●One problem with making the number of assaults reported on campus available is that the numbers reported under the federal Clery Act are just not reliable — which actually punishes those schools whose officials do dare to accurately report. In fact, if you extrapolate from the surveys that suggest 20 to 25 percent of college women are sexually assaulted, “thousands of schools are not compliant” with the reporting requirement, McCaskill said. And the Education Department has only 13 auditors overseeing compliance at 7,000 universities.
●Even now that the federal government has gotten much more aggressive in investigating complaints, the threatened punishments for mishandling reports are absurdly weak: The maximum fine for failure to report under the Clery Act is $35,000 per violation — a pittance for most big schools. And the “nuclear option” of withdrawing federal aid to the university would be so extreme that it’s not a credible threat; that sanction has never been applied.
●Because rape and sexual assault are state rather than federal crimes, there’s no one definition of sexual assault. In 16 states, only cases involving force or the threat of force are considered rape, and sex acts that occur when the victim is too incapacitated to give consent don’t qualify.
●Many cops on many campuses remain “so confused about what the regulations are,’’ said Eric Heath, chief of police at George Mason University Police Department. “I work with a lot of really good people who want to do the right thing, but there’s mass confusion.”
Still, colleges “are making changes now because they’ve been called out, said Alison Kiss, executive director of the Pennsylvania-based Clery Center for Security on Campus. “I can name five schools that do it really well, and they’re all under investigation.’’ It was after they were “called out,’’ in other words, that they’ve been more proactively training employees about how to handle reports. They’re teaching students to look out for one another, making sure that victims receive support and are interviewed by officers with the kind of special training that can make the difference between a conviction and a botched investigation.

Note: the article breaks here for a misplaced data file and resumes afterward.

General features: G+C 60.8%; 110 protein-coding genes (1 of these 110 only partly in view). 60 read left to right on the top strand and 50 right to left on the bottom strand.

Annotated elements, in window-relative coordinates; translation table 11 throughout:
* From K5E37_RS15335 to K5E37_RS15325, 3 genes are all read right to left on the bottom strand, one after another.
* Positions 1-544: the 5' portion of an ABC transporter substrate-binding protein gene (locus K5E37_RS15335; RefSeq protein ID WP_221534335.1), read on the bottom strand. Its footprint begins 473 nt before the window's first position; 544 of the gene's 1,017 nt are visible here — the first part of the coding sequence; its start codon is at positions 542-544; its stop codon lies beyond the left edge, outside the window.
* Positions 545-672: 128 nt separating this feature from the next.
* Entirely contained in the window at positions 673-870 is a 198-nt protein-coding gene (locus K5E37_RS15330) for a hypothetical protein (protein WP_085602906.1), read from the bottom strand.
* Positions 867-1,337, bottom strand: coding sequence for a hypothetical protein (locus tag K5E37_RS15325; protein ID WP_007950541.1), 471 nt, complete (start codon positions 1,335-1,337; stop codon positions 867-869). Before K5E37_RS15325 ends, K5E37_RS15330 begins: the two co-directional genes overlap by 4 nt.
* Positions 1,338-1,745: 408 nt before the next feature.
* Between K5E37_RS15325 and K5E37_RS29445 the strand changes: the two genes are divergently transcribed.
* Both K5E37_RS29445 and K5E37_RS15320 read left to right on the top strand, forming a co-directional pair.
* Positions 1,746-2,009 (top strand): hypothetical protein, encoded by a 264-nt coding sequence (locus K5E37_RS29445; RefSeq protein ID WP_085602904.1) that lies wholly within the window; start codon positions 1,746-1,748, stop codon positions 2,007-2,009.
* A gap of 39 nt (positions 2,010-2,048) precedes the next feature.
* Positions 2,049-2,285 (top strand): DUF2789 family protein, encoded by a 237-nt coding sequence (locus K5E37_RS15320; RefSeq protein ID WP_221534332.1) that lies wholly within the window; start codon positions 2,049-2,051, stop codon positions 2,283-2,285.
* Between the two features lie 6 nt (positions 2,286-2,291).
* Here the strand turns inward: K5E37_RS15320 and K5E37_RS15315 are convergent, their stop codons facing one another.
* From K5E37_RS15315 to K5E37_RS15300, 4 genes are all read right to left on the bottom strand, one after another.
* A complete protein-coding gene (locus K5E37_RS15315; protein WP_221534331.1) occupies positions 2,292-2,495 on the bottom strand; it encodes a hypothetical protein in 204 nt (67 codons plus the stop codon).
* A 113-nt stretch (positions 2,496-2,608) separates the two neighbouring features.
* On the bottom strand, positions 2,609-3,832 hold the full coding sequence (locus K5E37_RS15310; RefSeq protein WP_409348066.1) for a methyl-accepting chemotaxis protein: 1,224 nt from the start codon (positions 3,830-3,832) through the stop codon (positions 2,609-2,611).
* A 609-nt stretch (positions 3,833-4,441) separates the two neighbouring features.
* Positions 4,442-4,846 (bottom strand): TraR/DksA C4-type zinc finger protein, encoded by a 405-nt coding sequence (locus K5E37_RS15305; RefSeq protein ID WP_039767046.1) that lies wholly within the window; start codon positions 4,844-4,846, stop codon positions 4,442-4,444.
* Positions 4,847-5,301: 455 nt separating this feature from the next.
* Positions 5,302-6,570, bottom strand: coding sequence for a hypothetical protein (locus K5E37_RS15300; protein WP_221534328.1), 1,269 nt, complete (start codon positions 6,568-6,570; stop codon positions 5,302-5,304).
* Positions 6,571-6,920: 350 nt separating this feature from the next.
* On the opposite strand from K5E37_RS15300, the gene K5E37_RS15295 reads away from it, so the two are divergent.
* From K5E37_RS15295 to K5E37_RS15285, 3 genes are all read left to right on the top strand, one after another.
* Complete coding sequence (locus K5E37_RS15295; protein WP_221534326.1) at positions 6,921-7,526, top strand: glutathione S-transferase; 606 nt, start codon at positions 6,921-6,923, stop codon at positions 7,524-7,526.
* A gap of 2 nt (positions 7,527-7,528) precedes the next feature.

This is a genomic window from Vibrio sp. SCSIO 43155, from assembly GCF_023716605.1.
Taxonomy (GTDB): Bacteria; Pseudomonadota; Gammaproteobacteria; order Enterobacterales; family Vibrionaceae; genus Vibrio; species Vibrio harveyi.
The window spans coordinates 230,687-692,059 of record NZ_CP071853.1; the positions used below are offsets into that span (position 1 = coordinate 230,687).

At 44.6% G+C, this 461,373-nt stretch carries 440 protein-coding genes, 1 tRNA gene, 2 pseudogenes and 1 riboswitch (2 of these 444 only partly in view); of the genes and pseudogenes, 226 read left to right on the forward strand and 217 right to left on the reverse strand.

(After the hearing, Kiss named Penn State and Dartmouth as schools she’d say had gotten serious about change after devastating publicity; Dartmouth’s applications dropped significantly in the last two years, and though it’s impossible to link the drop directly to reports that Dartmouth had mishandled sexual assault reports, local media and school officials did connect those dots.)
McCaskill said that while she’s glad schools are responding to bad PR, she rejects the idea that we can afford to stand by and wait passively for “another heartbreaking suicide” in the hope that schools will then get religion on sexual assault. “If we’re thinking that all they need is a bad story, that’s a lot of victims” who would suffer in the interim.
Instead, what schools have to do to get out in front of another such tragedy is change what McCaskill calls the “check-the-box mentality” — complying on paper, but not in a way that changes a culture in which victims are blamed and a small number of repeat offenders remain free to rape again and again.
To do that, says Lizzy Seeberg’s father, Tom Seeberg, we’d have to move from a “culture of compliance to a culture of commitment.” And it’s about time.